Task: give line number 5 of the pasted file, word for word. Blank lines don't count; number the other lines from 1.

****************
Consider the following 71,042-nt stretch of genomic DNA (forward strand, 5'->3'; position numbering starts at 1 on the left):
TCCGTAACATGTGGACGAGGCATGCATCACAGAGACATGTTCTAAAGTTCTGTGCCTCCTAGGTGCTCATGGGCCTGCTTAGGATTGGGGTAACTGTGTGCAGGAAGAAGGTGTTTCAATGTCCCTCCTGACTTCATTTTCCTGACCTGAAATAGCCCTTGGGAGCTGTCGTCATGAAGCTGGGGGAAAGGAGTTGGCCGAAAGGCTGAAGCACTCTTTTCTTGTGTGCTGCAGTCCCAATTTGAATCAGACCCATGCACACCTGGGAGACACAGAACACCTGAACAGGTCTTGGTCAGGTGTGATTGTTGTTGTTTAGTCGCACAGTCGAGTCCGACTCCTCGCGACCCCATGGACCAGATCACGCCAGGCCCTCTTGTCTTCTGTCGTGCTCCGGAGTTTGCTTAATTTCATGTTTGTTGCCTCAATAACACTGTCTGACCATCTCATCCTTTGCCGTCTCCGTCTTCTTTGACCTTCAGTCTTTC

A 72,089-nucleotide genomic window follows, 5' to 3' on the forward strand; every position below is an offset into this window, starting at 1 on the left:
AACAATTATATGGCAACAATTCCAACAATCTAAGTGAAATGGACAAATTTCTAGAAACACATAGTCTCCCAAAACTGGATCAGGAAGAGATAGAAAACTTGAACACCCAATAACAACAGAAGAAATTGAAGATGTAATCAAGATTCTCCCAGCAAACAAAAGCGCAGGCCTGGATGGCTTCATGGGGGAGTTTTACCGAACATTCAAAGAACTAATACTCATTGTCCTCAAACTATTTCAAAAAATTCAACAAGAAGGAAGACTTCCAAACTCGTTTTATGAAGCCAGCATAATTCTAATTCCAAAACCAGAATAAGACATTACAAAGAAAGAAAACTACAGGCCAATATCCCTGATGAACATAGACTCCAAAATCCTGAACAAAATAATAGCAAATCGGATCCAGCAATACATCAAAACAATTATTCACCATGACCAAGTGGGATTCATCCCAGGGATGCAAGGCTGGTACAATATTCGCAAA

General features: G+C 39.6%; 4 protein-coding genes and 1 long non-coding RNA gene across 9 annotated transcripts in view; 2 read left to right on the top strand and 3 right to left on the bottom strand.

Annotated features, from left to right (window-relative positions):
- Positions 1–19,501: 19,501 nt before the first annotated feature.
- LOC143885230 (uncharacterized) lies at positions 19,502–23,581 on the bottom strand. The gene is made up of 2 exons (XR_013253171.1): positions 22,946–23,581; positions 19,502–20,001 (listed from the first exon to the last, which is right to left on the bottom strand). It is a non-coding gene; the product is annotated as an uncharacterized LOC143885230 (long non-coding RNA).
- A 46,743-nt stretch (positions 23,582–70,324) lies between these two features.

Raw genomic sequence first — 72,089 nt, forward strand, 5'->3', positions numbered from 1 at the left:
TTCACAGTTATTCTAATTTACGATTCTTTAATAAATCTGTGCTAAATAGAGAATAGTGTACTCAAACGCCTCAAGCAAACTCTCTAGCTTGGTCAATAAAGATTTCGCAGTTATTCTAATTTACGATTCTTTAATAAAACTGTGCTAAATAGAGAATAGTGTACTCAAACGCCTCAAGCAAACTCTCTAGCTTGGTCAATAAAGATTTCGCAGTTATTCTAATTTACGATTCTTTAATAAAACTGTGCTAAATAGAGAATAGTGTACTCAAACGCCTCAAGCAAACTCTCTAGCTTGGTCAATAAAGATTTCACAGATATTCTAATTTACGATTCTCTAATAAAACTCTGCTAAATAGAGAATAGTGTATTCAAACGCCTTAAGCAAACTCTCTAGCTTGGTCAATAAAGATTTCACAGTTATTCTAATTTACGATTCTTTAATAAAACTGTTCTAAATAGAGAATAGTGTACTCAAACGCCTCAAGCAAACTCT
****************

General features: G+C 39.6%; 4 protein-coding genes and 1 long non-coding RNA gene across 9 annotated transcripts in view; 2 read left to right on the top strand and 3 right to left on the bottom strand.